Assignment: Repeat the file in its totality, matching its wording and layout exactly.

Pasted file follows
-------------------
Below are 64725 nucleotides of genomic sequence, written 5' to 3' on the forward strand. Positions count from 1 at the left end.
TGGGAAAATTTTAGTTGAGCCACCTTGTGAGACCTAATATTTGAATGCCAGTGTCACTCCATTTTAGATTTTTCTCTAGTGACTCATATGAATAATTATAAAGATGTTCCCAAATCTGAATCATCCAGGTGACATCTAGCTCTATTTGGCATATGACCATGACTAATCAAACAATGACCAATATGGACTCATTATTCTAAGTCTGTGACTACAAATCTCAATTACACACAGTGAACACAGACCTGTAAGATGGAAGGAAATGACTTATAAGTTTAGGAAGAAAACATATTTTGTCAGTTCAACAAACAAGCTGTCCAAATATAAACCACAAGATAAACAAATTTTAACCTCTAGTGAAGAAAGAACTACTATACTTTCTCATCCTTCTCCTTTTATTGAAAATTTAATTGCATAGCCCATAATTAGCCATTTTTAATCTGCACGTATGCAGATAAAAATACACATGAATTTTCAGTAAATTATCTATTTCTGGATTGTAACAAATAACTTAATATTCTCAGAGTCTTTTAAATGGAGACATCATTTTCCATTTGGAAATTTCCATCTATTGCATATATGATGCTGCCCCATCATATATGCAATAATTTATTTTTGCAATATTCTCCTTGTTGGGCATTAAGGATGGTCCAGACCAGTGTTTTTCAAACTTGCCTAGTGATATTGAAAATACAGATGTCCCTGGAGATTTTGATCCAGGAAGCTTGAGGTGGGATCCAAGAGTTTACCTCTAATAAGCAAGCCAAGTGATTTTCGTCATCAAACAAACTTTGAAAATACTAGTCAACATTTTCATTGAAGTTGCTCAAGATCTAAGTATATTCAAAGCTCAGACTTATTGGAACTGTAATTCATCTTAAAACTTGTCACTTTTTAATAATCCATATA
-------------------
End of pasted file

Below are 64725 nucleotides of genomic sequence, written 5' to 3' on the forward strand. Positions count from 1 at the left end.
TGGGAAAATTTTAGTTGAGCCACCTTGTGAGACCTAATATTTGAATGCCAGTGTCACTCCATTTTAGATTTTTCTCTAGTGACTCATATGAATAATTATAAAGATGTTCCCAAATCTGAATCATCCAGGTGACATCTAGCTCTATTTGGCATATGACCATGACTAATCAAACAATGACCAATATGGACTCATTATTCTAAGTCTGTGACTACAAATCTCAATTACACACAGTGAACACAGACCTGTAAGATGGAAGGAAATGACTTATAAGTTTAGGAAGAAAACATATTTTGTCAGTTCAACAAACAAGCTGTCCAAATATAAACCACAAGATAAACAAATTTTAACCTCTAGTGAAGAAAGAACTACTATACTTTCTCATCCTTCTCCTTTTATTGAAAATTTAATTGCATAGCCCATAATTAGCCATTTTTAATCTGCACGTATGCAGATAAAAATACACATGAATTTTCAGTAAATTATCTATTTCTGGATTGTAACAAATAACTTAATATTCTCAGAGTCTTTTAAATGGAGACATCATTTTCCATTTGGAAATTTCCATCTATTGCATATATGATGCTGCCCCATCATATATGCAATAATTTATTTTTGCAATATTCTCCTTGTTGGGCATTAAGGATGGTCCAGACCAGTGTTTTTCAAACTTGCCTAGTGATATTGAAAATACAGATGTCCCTGGAGATTTTGATCCAGGAAGCTTGAGGTGGGATCCAAGAGTTTACCTCTAATAAGCAAGCCAAGTGATTTTCGTCATCAAACAAACTTTGAAAATACTAGTCAACATTTTCATTGAAGTTGCTCAAGATCTAAGTATATTCAAAGCTCAGACTTATTGGAACTGTAATTCATCTTAAAACTTGTCACTTTTTAATAATCCATATA